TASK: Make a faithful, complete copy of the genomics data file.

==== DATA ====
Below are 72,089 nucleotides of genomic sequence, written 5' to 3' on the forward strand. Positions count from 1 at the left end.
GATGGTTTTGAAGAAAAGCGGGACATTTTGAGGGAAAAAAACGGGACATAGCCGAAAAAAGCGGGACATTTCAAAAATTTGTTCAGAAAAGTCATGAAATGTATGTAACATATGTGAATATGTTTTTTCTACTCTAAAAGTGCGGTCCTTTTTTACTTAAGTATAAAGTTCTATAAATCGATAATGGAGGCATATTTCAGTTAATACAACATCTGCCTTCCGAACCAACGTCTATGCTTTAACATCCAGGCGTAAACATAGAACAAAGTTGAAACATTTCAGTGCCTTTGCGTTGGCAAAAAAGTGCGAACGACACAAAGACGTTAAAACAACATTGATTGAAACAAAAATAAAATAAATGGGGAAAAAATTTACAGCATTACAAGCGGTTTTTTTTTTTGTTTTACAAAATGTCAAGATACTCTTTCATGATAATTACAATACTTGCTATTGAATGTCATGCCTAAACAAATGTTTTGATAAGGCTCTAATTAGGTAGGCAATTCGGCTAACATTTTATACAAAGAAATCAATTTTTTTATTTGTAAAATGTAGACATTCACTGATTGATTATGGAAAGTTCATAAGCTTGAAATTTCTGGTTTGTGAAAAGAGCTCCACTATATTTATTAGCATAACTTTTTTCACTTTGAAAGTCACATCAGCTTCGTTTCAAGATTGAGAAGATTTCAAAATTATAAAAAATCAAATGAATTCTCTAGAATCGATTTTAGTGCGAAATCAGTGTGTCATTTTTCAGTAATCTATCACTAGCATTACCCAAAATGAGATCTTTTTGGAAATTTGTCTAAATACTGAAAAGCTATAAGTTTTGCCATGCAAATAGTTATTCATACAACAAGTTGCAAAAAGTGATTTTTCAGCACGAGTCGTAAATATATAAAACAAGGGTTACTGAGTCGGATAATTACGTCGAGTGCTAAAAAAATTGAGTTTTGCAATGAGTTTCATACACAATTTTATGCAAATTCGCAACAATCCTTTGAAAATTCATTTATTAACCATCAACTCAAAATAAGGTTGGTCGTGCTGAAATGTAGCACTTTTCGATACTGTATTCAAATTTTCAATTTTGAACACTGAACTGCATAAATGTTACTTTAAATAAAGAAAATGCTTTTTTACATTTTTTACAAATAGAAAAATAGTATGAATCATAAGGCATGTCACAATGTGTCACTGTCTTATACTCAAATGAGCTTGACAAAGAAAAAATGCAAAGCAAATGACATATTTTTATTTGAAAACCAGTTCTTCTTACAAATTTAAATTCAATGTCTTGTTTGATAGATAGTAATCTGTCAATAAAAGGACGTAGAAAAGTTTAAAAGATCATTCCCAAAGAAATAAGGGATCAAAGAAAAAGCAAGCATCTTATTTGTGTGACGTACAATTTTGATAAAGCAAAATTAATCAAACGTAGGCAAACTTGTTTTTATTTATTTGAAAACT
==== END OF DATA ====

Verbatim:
Below are 72,089 nucleotides of genomic sequence, written 5' to 3' on the forward strand. Positions count from 1 at the left end.
GATGGTTTTGAAGAAAAGCGGGACATTTTGAGGGAAAAAAACGGGACATAGCCGAAAAAAGCGGGACATTTCAAAAATTTGTTCAGAAAAGTCATGAAATGTATGTAACATATGTGAATATGTTTTTTCTACTCTAAAAGTGCGGTCCTTTTTTACTTAAGTATAAAGTTCTATAAATCGATAATGGAGGCATATTTCAGTTAATACAACATCTGCCTTCCGAACCAACGTCTATGCTTTAACATCCAGGCGTAAACATAGAACAAAGTTGAAACATTTCAGTGCCTTTGCGTTGGCAAAAAAGTGCGAACGACACAAAGACGTTAAAACAACATTGATTGAAACAAAAATAAAATAAATGGGGAAAAAATTTACAGCATTACAAGCGGTTTTTTTTTTTGTTTTACAAAATGTCAAGATACTCTTTCATGATAATTACAATACTTGCTATTGAATGTCATGCCTAAACAAATGTTTTGATAAGGCTCTAATTAGGTAGGCAATTCGGCTAACATTTTATACAAAGAAATCAATTTTTTTATTTGTAAAATGTAGACATTCACTGATTGATTATGGAAAGTTCATAAGCTTGAAATTTCTGGTTTGTGAAAAGAGCTCCACTATATTTATTAGCATAACTTTTTTCACTTTGAAAGTCACATCAGCTTCGTTTCAAGATTGAGAAGATTTCAAAATTATAAAAAATCAAATGAATTCTCTAGAATCGATTTTAGTGCGAAATCAGTGTGTCATTTTTCAGTAATCTATCACTAGCATTACCCAAAATGAGATCTTTTTGGAAATTTGTCTAAATACTGAAAAGCTATAAGTTTTGCCATGCAAATAGTTATTCATACAACAAGTTGCAAAAAGTGATTTTTCAGCACGAGTCGTAAATATATAAAACAAGGGTTACTGAGTCGGATAATTACGTCGAGTGCTAAAAAAATTGAGTTTTGCAATGAGTTTCATACACAATTTTATGCAAATTCGCAACAATCCTTTGAAAATTCATTTATTAACCATCAACTCAAAATAAGGTTGGTCGTGCTGAAATGTAGCACTTTTCGATACTGTATTCAAATTTTCAATTTTGAACACTGAACTGCATAAATGTTACTTTAAATAAAGAAAATGCTTTTTTACATTTTTTACAAATAGAAAAATAGTATGAATCATAAGGCATGTCACAATGTGTCACTGTCTTATACTCAAATGAGCTTGACAAAGAAAAAATGCAAAGCAAATGACATATTTTTATTTGAAAACCAGTTCTTCTTACAAATTTAAATTCAATGTCTTGTTTGATAGATAGTAATCTGTCAATAAAAGGACGTAGAAAAGTTTAAAAGATCATTCCCAAAGAAATAAGGGATCAAAGAAAAAGCAAGCATCTTATTTGTGTGACGTACAATTTTGATAAAGCAAAATTAATCAAACGTAGGCAAACTTGTTTTTATTTATTTGAAAACT